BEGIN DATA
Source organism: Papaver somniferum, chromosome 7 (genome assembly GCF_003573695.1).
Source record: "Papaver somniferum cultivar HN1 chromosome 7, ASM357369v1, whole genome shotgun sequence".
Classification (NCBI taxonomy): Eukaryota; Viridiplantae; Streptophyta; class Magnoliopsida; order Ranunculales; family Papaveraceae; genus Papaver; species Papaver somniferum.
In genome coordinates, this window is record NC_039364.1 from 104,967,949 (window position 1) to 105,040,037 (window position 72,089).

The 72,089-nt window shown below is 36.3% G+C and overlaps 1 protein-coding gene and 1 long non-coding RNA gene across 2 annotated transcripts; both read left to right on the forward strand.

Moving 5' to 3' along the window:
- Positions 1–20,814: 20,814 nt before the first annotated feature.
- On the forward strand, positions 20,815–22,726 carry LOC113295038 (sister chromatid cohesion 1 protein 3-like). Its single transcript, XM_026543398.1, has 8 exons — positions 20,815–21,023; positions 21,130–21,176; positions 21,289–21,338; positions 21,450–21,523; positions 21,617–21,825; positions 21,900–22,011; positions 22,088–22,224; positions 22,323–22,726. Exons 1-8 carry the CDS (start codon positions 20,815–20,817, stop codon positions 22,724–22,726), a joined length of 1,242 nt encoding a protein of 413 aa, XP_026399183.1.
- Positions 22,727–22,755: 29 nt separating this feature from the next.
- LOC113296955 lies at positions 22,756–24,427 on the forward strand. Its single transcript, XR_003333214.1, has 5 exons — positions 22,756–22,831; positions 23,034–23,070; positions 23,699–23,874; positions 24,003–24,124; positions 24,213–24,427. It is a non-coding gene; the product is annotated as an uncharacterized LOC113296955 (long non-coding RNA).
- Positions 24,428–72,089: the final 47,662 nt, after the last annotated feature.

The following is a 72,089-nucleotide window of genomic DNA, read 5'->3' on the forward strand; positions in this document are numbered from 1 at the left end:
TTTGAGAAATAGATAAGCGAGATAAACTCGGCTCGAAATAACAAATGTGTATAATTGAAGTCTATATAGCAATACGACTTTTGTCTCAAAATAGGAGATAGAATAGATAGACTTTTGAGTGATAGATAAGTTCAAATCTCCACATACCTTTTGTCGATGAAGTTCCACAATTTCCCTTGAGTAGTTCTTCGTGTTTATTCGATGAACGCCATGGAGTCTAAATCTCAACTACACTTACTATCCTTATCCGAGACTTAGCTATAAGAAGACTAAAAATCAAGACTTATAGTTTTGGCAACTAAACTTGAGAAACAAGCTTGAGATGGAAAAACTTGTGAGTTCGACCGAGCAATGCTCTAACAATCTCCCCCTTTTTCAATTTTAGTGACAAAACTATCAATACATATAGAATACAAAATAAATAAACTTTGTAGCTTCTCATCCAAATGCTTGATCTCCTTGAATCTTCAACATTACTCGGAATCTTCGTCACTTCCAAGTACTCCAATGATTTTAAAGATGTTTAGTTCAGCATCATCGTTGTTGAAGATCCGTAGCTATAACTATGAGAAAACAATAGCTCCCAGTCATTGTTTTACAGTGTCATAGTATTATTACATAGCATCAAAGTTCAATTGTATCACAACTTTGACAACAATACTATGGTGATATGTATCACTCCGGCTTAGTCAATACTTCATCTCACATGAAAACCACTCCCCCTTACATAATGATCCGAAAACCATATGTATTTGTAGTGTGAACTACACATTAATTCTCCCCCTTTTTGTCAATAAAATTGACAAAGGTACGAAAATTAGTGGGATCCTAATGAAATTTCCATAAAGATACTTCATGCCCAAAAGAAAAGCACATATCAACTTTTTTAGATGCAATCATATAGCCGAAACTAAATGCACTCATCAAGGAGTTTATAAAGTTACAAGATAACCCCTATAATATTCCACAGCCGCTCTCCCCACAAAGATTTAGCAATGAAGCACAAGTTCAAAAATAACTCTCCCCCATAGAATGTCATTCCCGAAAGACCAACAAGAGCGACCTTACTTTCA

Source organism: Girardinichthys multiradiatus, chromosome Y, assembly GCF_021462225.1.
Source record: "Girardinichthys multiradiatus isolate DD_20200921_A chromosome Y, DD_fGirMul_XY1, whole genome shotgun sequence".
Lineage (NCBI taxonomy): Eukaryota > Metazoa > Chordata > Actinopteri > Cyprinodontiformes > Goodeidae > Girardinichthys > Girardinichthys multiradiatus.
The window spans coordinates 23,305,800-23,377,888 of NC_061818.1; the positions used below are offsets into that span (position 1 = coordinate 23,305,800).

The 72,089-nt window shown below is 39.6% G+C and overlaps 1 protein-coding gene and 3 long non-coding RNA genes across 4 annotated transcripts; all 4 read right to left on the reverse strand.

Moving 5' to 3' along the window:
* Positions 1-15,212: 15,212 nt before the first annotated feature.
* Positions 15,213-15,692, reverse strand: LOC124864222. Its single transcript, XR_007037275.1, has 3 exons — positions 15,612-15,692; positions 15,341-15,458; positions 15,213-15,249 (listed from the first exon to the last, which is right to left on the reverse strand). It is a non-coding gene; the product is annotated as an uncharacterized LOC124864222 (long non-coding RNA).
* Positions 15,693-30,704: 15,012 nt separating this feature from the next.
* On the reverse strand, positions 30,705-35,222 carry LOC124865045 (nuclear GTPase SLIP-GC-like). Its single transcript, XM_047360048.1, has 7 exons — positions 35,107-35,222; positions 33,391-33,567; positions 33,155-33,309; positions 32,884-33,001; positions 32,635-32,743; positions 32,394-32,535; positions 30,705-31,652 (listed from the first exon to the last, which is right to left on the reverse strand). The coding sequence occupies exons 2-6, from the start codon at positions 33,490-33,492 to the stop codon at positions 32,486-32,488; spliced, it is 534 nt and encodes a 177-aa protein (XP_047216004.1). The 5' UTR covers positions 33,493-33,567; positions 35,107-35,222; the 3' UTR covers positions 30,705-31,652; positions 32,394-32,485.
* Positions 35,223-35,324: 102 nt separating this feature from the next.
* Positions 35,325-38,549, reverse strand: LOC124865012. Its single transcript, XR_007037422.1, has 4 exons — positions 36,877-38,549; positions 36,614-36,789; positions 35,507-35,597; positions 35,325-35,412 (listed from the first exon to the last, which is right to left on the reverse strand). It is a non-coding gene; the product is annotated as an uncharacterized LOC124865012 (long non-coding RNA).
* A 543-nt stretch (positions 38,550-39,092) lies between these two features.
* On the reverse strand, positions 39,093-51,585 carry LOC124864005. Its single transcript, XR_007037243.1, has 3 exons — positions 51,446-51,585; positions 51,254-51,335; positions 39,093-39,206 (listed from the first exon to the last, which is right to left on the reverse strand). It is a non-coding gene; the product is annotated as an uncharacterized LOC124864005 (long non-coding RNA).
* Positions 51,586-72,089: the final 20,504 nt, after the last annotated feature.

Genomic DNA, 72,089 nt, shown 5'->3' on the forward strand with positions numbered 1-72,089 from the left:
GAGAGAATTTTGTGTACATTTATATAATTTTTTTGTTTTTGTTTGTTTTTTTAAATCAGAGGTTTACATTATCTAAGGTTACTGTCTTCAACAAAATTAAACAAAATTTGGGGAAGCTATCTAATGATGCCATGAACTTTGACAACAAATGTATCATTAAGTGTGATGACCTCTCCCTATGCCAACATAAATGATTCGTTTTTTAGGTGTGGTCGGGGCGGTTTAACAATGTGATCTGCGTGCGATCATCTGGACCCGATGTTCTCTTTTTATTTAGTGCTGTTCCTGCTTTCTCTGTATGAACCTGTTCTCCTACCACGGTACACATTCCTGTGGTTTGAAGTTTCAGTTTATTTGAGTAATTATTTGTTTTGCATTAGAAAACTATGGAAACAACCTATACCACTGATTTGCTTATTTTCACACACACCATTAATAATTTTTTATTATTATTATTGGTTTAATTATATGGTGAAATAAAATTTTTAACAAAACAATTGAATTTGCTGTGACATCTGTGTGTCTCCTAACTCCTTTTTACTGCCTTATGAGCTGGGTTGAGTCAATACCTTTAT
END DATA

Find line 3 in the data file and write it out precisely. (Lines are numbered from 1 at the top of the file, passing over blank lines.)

Classification (NCBI taxonomy): Eukaryota; Viridiplantae; Streptophyta; class Magnoliopsida; order Ranunculales; family Papaveraceae; genus Papaver; species Papaver somniferum.